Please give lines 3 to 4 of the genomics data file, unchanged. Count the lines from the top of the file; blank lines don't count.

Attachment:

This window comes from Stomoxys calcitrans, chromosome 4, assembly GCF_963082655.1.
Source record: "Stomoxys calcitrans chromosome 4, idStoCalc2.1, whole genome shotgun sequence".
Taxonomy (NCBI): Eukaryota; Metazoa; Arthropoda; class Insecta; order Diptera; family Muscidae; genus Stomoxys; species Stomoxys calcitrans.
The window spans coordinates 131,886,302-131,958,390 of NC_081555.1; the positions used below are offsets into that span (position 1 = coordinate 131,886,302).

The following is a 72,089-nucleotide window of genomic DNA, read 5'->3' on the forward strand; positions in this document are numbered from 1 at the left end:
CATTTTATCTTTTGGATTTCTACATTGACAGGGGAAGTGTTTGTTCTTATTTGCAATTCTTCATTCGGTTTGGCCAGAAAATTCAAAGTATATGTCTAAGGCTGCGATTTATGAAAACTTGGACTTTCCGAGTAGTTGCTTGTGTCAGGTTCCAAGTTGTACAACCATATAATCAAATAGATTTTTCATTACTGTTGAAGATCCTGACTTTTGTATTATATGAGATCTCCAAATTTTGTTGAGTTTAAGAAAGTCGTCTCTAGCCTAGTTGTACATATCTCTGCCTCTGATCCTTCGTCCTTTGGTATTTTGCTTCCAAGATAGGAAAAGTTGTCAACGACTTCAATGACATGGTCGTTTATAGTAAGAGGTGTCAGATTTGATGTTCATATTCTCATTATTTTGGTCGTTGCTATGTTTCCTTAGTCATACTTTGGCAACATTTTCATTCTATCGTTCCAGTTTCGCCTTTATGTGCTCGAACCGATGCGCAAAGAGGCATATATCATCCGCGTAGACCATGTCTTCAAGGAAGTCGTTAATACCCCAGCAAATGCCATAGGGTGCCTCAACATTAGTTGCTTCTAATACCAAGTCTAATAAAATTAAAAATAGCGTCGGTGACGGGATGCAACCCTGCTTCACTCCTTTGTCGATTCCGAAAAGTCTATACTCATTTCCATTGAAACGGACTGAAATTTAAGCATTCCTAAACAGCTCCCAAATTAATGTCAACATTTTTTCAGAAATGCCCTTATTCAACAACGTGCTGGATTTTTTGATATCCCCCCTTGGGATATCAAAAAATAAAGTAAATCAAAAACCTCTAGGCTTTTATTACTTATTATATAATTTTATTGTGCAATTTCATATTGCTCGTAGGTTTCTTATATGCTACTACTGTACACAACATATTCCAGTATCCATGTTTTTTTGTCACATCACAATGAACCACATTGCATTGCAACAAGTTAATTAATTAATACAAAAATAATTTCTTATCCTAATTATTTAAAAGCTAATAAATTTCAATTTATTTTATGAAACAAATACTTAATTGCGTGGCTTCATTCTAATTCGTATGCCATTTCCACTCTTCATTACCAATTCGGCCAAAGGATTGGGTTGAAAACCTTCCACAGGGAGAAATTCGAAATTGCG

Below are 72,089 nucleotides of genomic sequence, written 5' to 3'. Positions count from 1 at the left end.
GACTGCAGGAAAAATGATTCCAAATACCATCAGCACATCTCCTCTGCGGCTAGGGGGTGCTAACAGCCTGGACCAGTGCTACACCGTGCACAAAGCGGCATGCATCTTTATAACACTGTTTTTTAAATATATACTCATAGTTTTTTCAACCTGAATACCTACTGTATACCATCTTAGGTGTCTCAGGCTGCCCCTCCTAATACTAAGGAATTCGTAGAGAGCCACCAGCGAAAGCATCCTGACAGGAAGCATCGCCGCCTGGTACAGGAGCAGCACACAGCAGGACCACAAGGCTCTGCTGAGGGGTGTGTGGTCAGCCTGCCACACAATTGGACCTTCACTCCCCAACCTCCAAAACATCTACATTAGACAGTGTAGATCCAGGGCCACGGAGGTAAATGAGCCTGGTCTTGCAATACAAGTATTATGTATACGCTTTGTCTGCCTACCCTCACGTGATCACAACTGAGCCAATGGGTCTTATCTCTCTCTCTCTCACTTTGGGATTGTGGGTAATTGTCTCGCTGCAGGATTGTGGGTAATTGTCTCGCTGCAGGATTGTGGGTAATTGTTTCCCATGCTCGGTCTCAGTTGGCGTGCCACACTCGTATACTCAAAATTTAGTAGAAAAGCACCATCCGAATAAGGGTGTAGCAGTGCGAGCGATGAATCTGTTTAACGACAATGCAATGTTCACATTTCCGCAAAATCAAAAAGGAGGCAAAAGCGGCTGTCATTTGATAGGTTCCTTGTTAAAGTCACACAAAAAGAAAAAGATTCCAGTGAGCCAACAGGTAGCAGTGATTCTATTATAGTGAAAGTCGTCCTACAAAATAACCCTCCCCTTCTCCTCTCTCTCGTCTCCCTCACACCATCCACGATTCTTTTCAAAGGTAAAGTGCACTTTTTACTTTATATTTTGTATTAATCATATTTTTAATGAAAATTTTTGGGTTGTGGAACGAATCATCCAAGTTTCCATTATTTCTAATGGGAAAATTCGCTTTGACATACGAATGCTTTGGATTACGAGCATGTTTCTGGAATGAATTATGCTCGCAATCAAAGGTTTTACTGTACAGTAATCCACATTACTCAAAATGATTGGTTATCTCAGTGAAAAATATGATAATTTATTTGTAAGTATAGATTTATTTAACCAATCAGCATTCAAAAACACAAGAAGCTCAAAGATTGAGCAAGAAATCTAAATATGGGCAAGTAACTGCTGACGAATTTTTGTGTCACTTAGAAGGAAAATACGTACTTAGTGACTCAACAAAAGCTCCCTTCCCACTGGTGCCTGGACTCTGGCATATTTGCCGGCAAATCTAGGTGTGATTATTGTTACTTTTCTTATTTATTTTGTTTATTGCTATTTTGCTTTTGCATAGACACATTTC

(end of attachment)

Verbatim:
Taxonomy (NCBI): Eukaryota; Metazoa; Arthropoda; class Insecta; order Diptera; family Muscidae; genus Stomoxys; species Stomoxys calcitrans.
The window spans coordinates 131,886,302-131,958,390 of NC_081555.1; the positions used below are offsets into that span (position 1 = coordinate 131,886,302).